Image source: Fitbit

Fitbit Versa 4: news, release date, possible specs, leaks & rumors

It has been about a year since Fitbit Versa 3 was released into the wild. In this article we look forward to Versa 4, its possible release date, specs, rumors.

Versa is Fitbit’s best known smartwatch. Sure we had a spinoff that came in the form of Sense. But we are yet to see if there will be a Sense 2 or Fitbit makes a joint all-purpose smartwatch with Google. In that case we might get the mythical Pixel Watch. That one has already reportedly leaked out. Or something that will go by another name. Let’s not forget that at the 2021 Google IO event in May, the search giant revealed that it is working on a Wear OS smartwatch with Fitbit.

Essential readingTop fitness trackers and health gadgets

So while a Fitbit Sense 2 is still uncertain, it is probably a safe bet that we will see a Versa 4. The Versa range has been a popular seller since the original device was launched back in April 2018.

Interestingly, there has been no news or credible leaks to date on the next generation watch. That should not come as too much of a surprise. Fitbit is pretty good at keeping things under wraps. Having said that, there have been a few occasions in the past when the pictures and specs of upcoming devices were leaked ahead of time. But this was usually a week or two before the actual launch date.

Which doesn’t really leave us much to go on. We will, of course, update this article when new information becomes available. In the meantime, what follows is our view on design and technical specs that would present a logical progression. Plus some of the things that we would like to see.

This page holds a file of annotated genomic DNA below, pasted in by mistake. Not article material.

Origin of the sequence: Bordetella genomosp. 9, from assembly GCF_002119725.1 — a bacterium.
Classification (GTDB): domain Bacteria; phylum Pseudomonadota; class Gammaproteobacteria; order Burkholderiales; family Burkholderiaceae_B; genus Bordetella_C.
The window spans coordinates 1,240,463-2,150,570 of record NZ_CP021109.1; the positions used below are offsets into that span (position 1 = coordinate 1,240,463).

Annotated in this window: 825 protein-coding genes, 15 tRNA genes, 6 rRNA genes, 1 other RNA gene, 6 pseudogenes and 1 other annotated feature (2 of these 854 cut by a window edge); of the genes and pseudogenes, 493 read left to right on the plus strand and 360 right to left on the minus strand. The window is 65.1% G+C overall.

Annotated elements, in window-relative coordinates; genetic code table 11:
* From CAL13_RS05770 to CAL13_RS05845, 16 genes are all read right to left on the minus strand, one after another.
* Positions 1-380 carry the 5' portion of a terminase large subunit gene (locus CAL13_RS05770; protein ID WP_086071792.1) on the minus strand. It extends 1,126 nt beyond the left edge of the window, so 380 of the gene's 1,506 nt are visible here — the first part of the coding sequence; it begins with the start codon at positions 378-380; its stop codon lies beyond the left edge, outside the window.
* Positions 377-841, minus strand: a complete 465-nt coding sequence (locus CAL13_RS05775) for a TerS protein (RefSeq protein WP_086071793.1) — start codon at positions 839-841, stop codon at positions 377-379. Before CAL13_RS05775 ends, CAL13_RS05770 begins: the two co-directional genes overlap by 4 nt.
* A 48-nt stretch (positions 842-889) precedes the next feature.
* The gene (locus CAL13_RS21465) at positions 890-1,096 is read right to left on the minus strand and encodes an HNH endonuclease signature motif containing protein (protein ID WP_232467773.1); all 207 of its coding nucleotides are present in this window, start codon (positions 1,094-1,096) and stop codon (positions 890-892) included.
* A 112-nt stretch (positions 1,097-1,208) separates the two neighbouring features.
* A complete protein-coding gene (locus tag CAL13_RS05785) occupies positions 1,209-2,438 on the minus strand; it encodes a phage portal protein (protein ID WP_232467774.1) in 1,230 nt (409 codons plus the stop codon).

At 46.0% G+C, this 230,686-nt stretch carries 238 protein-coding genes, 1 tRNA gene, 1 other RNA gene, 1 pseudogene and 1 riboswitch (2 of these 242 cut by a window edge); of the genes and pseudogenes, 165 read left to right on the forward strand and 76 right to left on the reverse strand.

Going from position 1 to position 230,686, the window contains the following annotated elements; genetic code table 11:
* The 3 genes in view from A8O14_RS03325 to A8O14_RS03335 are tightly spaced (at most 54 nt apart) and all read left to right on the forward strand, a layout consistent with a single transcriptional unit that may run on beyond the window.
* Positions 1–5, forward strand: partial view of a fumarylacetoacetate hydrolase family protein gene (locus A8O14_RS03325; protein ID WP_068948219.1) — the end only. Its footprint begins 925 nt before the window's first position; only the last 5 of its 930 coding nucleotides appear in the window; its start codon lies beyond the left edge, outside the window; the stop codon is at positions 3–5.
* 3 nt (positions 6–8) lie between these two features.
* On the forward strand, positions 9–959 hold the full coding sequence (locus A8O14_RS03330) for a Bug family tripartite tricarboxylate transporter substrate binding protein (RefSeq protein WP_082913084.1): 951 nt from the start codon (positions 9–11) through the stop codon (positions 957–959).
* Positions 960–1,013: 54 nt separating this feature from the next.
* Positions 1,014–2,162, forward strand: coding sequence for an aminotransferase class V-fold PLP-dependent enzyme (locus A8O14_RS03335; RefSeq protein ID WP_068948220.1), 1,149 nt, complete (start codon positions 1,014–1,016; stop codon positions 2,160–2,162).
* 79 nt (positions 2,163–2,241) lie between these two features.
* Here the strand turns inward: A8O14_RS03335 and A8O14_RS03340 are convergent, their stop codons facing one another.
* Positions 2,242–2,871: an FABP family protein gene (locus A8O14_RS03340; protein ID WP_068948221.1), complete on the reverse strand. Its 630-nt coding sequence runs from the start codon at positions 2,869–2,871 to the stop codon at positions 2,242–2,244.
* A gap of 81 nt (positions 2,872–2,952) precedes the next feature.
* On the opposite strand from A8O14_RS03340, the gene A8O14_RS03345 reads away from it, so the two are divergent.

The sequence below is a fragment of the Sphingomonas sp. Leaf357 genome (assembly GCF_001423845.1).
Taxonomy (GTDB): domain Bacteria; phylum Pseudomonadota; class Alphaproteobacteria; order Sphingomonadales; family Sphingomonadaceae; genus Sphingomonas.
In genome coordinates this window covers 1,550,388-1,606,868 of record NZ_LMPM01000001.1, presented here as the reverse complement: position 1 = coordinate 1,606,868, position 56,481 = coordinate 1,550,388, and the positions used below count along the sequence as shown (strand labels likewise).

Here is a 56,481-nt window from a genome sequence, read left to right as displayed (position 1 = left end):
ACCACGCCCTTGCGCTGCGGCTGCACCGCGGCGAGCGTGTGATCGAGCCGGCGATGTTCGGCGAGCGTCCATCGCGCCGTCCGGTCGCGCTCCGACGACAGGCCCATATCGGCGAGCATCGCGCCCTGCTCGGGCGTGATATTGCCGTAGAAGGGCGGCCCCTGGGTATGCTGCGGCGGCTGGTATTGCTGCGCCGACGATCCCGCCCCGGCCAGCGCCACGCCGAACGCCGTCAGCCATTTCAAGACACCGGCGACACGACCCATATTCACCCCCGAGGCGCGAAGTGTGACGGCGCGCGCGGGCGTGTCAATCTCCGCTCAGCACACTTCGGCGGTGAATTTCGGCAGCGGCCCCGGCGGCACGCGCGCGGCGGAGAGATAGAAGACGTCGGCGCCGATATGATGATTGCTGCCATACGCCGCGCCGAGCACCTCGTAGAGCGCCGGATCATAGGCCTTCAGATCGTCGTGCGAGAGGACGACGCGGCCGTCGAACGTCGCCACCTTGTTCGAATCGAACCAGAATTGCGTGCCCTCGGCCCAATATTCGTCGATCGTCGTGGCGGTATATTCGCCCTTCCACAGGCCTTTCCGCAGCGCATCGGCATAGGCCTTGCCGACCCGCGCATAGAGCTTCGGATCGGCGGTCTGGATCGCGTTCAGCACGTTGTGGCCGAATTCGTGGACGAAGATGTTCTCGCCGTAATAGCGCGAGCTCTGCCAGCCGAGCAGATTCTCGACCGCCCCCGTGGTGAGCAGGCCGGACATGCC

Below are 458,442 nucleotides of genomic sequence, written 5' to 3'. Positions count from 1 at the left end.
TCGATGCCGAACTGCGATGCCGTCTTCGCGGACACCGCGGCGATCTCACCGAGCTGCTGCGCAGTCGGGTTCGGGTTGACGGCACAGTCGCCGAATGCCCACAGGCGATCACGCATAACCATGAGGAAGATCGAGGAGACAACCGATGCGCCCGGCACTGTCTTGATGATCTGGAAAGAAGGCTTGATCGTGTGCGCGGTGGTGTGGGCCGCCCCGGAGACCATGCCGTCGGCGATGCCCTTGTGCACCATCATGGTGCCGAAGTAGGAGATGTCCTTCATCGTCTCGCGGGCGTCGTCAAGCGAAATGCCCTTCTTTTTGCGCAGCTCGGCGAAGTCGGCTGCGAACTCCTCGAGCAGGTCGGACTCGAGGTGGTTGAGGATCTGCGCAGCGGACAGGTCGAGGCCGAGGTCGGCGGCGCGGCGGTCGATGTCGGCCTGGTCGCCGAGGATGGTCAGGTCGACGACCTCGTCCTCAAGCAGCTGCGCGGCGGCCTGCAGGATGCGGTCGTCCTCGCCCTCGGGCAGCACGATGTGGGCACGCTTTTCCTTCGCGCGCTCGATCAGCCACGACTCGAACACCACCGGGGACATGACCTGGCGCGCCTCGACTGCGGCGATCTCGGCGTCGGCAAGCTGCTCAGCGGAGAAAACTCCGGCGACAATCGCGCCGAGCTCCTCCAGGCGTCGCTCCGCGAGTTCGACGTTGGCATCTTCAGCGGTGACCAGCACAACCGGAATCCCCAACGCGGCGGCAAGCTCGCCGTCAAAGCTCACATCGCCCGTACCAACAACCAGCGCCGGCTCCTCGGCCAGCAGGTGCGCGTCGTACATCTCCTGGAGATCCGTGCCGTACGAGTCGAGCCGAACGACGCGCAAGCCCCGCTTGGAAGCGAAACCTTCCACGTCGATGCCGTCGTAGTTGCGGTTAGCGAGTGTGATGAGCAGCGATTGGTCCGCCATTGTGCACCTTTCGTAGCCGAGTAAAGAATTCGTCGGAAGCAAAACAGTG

Fitbit Versa 4: Design expectations

Display and overall look

Fitbit is not really known for rocking the boat when it comes to the looks department. Put all the different iterations of Versa side-by-side and you’ll notice how similar they really are.

We might, perhaps, get an even more rounded design. Something akin to the Luxe and Charge 5. They have an overall smoother aesthetic than the Versa so look more ergonomic.

But don’t expect anything drastic. Rather than big changes, Fitbit had introduced small visual enhancements each time around. Why reinvent the wheel? Perhaps this is why Sense has borrowed Versa’s design.

For generation three, however, there was one important change. The AMOLED size was bumped up to 1.58 inches, from 1.39 inches. Needless to say this is a good move as a bigger display is easier to read. Even better, this was achieved without increasing the case size of the device too much – it only went up from 39.8mm x 39.8mm to 40.48mm x 40.48mm.